There are two simple types of harmonics: even and odd . Even harmonics are the result of even number multipliers (2, 4, 6, 8, etc.) and odd harmonics are the result of odd number multipliers (3, 5, 7, 9, etc.) of the fundamental frequency. For example, if your fundamental tone is a 1 kHz sine wave, 2 kHz would be an even harmonic and 3 kHz would be an odd harmonic. Each set has a distinct resultant feel and is important in exciting a sound.

These same additive principals are at play when passing audio through analog equipment as the components add artifacts to the signal, altering and adding to the original sound. These distortions are created by physical limitations of the electrical components, which together change the source sound.

https://www.waves.com/add-harmonic-distortion-for-analog-warmth


#11

Its on every channel in my templates. If you think that you’ll be putting an EQ, compressor, gate, Desser, and / or saturation plugins on your tracks, with this plugin you put one single instance in your rack and get all those plugins at the same time.

I played around for a while with the presets for drums and guitars and bass, so that I could learn from the professionals who created the presets. Now I can dial in a sound in seconds. I love the compressor, it’s got to be one of my favourites. The EQ is easy and it does it’s job well. For me the standouts are the saturation and DS2 modules. The saturation is phenomenal on voices, as it is on guitar and drums. I’ve even thrown it onto synth tracks and turned up the saturation. If that alone was on sale I would buy it again!

The Desser is actually 2 dessers in one slot. I’ve realised that a desser on a drum or bass or guitar track can be amazingly good at getting rid of squeaks and whistles without having to try to find it on an EQ.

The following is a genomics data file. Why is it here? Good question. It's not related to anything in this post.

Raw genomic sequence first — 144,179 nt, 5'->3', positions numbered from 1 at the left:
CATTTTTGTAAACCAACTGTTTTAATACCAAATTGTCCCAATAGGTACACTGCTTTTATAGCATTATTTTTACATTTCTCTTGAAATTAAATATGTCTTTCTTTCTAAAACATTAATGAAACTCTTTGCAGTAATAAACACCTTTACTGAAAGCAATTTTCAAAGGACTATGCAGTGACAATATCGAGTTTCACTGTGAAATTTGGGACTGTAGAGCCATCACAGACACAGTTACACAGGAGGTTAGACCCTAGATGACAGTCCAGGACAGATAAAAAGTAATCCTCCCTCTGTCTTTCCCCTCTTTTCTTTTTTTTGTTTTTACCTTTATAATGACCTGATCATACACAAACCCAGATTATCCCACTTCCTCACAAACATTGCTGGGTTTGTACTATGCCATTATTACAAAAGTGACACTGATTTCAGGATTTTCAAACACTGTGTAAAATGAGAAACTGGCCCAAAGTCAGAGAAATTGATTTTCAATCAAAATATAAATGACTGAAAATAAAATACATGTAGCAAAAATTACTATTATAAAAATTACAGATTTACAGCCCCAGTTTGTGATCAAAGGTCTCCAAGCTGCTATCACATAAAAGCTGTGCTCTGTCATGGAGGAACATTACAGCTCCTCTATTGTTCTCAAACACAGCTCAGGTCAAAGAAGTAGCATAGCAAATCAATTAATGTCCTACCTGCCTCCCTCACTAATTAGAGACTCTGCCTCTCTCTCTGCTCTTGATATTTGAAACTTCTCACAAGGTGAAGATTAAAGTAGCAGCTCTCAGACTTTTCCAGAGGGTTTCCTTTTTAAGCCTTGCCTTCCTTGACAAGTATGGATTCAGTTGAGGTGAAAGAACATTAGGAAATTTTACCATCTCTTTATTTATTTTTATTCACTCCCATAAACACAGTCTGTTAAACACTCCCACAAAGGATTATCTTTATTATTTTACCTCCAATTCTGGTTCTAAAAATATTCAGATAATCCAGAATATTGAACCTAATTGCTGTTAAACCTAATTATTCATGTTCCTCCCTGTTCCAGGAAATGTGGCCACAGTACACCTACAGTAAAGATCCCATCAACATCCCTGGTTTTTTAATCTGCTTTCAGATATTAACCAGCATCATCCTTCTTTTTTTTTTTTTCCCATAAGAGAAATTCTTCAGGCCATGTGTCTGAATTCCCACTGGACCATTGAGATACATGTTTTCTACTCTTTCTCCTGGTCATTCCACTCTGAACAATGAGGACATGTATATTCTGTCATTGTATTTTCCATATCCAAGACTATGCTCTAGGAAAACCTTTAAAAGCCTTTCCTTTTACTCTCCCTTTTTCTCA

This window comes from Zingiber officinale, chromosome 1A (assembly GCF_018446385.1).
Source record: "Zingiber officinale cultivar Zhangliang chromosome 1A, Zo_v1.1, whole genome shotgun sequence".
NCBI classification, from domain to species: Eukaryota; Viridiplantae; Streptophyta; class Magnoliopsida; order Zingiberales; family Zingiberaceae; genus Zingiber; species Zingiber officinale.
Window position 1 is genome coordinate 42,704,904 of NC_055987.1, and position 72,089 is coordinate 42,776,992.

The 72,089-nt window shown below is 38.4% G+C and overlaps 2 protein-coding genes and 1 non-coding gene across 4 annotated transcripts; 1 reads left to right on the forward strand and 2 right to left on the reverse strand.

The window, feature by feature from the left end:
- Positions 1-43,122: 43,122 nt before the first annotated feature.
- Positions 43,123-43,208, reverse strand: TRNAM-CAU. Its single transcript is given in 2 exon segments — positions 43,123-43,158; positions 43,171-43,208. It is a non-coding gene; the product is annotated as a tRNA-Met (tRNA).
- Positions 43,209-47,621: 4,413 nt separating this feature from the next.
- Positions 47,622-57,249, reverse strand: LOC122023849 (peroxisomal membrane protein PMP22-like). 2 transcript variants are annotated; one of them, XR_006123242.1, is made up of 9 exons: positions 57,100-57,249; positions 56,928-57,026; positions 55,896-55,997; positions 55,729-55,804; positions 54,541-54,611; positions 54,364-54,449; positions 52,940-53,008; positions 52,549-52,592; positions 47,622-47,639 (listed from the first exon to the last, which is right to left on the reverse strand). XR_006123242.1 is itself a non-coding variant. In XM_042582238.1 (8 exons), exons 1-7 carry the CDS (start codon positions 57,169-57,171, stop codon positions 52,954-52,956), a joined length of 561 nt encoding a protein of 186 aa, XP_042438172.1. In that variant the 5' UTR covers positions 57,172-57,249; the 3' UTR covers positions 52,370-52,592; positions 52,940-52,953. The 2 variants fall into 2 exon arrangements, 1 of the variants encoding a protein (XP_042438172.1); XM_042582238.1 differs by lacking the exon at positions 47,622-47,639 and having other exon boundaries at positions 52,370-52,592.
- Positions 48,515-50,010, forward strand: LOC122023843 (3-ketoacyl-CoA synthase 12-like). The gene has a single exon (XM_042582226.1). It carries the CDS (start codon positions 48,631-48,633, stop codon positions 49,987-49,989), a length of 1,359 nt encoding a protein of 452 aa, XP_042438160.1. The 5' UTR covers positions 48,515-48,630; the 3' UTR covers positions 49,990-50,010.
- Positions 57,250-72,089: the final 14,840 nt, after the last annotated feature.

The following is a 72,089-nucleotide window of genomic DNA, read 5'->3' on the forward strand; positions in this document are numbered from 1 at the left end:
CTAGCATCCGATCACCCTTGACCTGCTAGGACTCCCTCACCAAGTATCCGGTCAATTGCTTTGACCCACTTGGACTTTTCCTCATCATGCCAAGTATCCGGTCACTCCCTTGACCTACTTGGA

#12

Thanks, that’s helpful. So, if you put it on all tracks, what else might you add along with it, besides sends?

Also, do you (or anyone here!) use it on your mix buss as well?


#13

Another Omni question (well, kind of).

I’m trying to wrap my arms around the difference between the “Mid” and “Tone” sections on the EQ. I’m sure that part of my difficulty is that my ear is not trained well enough to hear it, and I don’t understand the significance of the different frequencies on the spectrum, but, well, here goes. The manual describes it this way: it says that they’re identical, “except in the wide mode, where Mid is a wider, cleaner filter, best suited for enhancing the characteristic sound of the source. Tone is a bit narrower and can really help a source pop out of the track without much EQ…it’s good for coloring and gluing a track together.”

So, I guess I “sort of” understand it, as in, sure, I would know the correct answer on a true/false test, but I don’t really get “why” that is true. Well, it makes sense to me if indeed it’s just a matter of the boost or cut simply being narrower in the Tone section of the EQ. But I’m suspecting there’s something for me to learn about why they did it that way. Meaning something for me to better understand about those portions of the frequency spectrum.

So, I guess my question is probably more about EQ than about the Omni. Trying to understand the ins and outs of my mids and my low-mids. Stumbling along and trying to learn and understand. I just have a hunch that somewhere there’s a decent question in all of this, and something for me to better understand.


#14

Do you have the H EQ?

Click through the different bell curves and play with the slope control. 5 minutes with that thing, and I think it’ll help clarify the ‘why’ part on a conceptual level. If you don’t have it, download the demo and play with it for 10 min.

…ps - I assume you looked through the manual on the Scheps? If there is one plugin truly worth becoming thoroughly acquainted with, its this one :slight_smile:

scheps-omni-channel.pdf (3.1 MB)